The United States and Canada have sought to regulate advertisers through a soft approach -- mainly via voluntary guidelines and pressure to self-regulate, according to the authors.
"These appear to have had only a modest impact on marketing practices," they said. "U.S. regulators face considerable legal barriers in going further, including courts' increasingly expansive interpretations of the scope of protected commercial speech under the First Amendment. Unless judicial currents shift, it will remain extremely difficult to impose restrictions on SSB advertising."
Mello said lower income countries should anticipate that SSB companies will increasingly target them. "Our experience with tobacco control teaches us that lower- and middle-income countries need to become wary when product regulation in the U.S. tightens," she said. "Like squeezing a balloon, it pushes companies to intensify their marketing efforts overseas, and our public health problems get exported."
And, the authors note, while policy nudges have become fashionable, "there are dangers in treading too lightly."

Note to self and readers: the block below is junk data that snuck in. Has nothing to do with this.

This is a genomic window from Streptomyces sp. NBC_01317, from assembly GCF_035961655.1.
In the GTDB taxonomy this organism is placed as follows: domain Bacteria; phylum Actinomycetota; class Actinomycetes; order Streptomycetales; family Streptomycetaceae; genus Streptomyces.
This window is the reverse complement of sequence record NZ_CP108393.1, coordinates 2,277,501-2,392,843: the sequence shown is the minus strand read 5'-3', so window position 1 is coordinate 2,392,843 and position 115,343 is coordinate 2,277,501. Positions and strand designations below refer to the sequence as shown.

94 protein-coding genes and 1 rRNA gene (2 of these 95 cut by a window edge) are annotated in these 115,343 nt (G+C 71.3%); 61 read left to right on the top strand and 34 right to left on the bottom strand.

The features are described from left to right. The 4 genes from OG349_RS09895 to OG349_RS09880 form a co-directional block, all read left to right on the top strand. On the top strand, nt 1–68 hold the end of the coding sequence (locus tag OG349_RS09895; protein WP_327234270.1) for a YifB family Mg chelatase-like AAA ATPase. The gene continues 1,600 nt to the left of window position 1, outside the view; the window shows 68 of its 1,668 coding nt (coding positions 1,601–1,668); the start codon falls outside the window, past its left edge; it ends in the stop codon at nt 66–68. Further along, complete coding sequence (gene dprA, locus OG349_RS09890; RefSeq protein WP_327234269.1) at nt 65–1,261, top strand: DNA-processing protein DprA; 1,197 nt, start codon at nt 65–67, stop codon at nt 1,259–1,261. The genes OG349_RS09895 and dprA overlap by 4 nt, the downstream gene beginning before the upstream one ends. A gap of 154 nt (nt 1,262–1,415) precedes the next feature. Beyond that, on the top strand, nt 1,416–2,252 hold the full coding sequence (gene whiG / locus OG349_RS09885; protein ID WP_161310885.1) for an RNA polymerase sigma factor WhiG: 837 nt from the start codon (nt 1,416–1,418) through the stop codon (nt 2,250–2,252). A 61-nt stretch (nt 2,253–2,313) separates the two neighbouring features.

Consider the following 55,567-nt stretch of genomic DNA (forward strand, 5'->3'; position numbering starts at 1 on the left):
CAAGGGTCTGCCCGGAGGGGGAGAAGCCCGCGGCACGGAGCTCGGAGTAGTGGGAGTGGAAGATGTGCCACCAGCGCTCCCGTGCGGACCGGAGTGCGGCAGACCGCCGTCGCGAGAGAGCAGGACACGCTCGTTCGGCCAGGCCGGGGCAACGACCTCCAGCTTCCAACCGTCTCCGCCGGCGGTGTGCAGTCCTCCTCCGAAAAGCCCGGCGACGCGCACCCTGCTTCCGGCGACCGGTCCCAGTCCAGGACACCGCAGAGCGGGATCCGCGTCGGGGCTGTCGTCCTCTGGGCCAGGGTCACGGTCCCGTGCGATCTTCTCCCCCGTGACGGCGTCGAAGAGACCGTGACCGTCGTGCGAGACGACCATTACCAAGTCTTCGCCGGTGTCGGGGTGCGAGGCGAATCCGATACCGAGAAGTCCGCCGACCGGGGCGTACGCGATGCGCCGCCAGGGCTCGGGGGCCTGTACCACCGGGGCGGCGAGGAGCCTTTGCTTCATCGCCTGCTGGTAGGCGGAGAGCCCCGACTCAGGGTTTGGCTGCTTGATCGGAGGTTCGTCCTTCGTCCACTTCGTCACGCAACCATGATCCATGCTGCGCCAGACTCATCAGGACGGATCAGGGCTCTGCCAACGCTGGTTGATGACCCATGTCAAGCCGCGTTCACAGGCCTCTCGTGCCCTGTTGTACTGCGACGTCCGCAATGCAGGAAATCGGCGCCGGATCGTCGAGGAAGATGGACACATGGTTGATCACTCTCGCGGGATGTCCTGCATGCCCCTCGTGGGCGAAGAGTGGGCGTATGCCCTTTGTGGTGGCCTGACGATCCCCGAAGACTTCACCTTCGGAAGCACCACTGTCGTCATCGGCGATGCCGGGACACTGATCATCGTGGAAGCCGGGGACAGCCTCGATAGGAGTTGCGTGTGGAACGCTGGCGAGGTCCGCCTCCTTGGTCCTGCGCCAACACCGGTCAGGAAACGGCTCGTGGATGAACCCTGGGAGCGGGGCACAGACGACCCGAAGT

"One somewhat surprising message that comes from reviewing how courts have handled challenges to SSB laws is that regulators can run greater risks of having their laws struck down if they are too timid," Studdert said.
"Courts weigh effectiveness, and modest attempts to change behavior are often ineffective. So one piece of advice regulators in this area should consider is to 'go big or go home'."
Beth Duff-Brown is communications manager for the Center for Health Policy and Center for Primary and Outcomes Research.
Previously: Sticky situation: How sugar affects our health, Sugar intake, diabetes and kids: Q&A with a pediatric obesity expert and Using a traffic light system to encourage healthier eating habits